Adventures In Audio

Dolby? dbx? Which is best? What do you want to know?

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@ratscoot:  I had a Technics tape deck with Dolby B, C and DBX. The latter gave the best sound. Downside is that a tape that’s recorded with DBX can’t be played on a system without DBX, it sounds weird. And also very few tape decks/car stereo devices had DBX noise reduction.

@gregorykellerman3876:  After a quick perusal I don't see that anyone mentioned the dbx 3bx, I used it extensively to increase the dynamic range of vinyl back in the day. I have a recording of Star Wars and Close Encounters by the Boston Pops, on one track it pushed the signal down 20 db and then suddenly up by 12 db. I'm guessing the total range must've been about 90 db. If you weren't expecting the sudden change you DID jump! :-)

@SO_DIGITAL:  How about DNR, Dynamic Noise Reduction? LM1894 DNR System. Any good?

@AudioMasterclass replies to @SO_DIGITAL: DNR was single-ended and worked only on playback. Perhaps it was a useful compromise for some but for me I could only accept a system that encoded then decoded. Having said that, modern single-ended systems, like Cedar, can work amazingly well. DM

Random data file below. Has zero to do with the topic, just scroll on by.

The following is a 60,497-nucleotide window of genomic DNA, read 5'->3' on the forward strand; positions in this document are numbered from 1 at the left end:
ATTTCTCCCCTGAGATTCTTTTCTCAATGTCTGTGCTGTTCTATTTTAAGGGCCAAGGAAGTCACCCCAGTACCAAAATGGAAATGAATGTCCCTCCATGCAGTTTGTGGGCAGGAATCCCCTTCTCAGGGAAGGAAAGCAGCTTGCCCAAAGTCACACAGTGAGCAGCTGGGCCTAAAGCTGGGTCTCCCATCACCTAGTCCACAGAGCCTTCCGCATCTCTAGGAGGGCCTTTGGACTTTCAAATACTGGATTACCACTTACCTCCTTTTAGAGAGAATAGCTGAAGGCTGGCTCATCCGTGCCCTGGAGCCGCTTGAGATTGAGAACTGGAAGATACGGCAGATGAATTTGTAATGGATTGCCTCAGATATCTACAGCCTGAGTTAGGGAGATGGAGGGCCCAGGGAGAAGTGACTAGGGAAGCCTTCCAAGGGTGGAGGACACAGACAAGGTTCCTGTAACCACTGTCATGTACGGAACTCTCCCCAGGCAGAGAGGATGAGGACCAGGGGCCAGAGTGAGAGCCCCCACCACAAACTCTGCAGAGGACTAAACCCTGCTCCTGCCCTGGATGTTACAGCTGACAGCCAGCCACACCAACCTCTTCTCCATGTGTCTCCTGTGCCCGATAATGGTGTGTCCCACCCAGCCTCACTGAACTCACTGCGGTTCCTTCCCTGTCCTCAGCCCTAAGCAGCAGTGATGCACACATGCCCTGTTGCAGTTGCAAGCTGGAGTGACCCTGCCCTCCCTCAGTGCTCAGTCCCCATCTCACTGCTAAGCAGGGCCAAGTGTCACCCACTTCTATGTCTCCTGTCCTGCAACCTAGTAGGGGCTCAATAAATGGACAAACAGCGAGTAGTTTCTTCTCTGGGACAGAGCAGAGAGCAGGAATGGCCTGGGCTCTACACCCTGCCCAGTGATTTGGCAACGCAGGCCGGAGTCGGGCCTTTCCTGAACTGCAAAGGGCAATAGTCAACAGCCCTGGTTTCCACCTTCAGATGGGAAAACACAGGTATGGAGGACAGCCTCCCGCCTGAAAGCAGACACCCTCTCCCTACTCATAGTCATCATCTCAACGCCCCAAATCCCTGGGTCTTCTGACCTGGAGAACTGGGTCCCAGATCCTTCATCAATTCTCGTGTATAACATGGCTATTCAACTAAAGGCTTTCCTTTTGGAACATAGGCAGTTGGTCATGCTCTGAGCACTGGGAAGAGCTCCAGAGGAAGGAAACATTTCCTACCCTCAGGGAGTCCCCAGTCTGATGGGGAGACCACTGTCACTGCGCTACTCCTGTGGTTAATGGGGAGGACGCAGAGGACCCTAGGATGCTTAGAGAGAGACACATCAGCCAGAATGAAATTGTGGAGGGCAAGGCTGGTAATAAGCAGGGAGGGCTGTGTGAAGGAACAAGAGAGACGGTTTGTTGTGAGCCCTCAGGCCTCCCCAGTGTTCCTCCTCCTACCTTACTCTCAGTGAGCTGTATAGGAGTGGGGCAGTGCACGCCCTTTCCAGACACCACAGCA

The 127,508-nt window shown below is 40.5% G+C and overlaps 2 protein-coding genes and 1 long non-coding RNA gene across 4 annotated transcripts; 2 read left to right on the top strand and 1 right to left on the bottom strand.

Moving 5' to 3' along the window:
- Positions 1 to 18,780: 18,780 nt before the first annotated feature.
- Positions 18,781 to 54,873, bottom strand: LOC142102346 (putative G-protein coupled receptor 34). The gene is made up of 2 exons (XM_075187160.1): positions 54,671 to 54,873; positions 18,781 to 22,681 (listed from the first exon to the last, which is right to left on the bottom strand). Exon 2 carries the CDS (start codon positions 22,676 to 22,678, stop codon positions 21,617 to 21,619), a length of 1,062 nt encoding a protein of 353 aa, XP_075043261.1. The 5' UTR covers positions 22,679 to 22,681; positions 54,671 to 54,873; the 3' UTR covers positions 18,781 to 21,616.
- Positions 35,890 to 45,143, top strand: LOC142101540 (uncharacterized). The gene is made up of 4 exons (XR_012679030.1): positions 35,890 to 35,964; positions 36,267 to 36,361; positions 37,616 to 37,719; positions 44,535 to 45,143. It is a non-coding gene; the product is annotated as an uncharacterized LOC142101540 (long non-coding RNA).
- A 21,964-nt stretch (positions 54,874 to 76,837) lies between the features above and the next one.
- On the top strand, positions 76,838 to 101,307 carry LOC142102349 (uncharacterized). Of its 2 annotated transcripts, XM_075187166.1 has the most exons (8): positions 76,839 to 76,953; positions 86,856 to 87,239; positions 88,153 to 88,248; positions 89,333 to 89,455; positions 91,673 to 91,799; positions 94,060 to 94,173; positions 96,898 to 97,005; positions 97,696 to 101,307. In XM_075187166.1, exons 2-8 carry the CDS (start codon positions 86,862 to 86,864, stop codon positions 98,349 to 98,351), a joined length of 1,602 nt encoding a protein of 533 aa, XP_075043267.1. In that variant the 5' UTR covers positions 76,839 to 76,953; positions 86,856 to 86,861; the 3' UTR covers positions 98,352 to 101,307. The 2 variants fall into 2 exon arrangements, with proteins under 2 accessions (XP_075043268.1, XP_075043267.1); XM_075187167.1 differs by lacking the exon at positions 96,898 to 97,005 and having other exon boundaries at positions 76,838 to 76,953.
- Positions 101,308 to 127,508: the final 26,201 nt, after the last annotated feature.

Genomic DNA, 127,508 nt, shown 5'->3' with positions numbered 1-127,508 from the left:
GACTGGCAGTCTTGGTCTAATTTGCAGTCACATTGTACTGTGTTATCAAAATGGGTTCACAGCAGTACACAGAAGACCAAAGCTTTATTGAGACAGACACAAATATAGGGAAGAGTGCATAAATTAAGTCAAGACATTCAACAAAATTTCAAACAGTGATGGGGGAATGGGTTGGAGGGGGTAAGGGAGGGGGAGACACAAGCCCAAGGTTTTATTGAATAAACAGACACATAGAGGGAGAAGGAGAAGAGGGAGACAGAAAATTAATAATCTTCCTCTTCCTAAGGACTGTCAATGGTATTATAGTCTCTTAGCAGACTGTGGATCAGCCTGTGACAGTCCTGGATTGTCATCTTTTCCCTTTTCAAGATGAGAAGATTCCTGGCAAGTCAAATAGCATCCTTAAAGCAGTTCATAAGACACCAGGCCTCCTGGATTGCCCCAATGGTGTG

@akaFrits1:  A bit obscure noise reduction system was DNR by Philips: Dynamic Noise Reduction. It was a relatively simple one that didn’t require any coding on the recording. It just reduced high frequencies at (almost) silent parts of the music, based on the idea that at those parts your ability to hear high frequencies was worse anyway. It would reduce the tape noise by approximately 10dB and was used on cassette decks like the N2510. It did a decent job, within it’s limitations.

@AudioMasterclass replies to @akaFrits1: An early attempt at a single-ended noise reduction system. It was never going to work perfectly. Some people, including me, thought that single-ended noise reduction would never really work, but then along came CEDAR https://www.cedar-audio.com/ DM

@fernandouribe2644:  I rec on Dolby b and play on Dolby c, i think very good results , with nakamichi high com II it's very impressive. What do You think about this

@AudioMasterclass replies to @fernandouribe2644: If Ray Dolby were alive today he'd be spinning in his grave. DM

@jetphone1974:  Does Dolby SR actually fight against the principle of saturation?

@graemejwsmith:  dbx is interesting because it can still "improve" the dynamic range of some vinyl - even though it was not recorded with the encoding. And some - where the frequencies recorded don't fit "the model" it doesn't do anything meaningful for - or even "shifts" the frequency levels around in unintended ways.

@editingsecrets:  Channel content suggestion: You lived through the transition from home recording being rare, expensive, difficult to get right, occasionally spectacular, up to today when tossing it all into a laptop DAW at home is routine.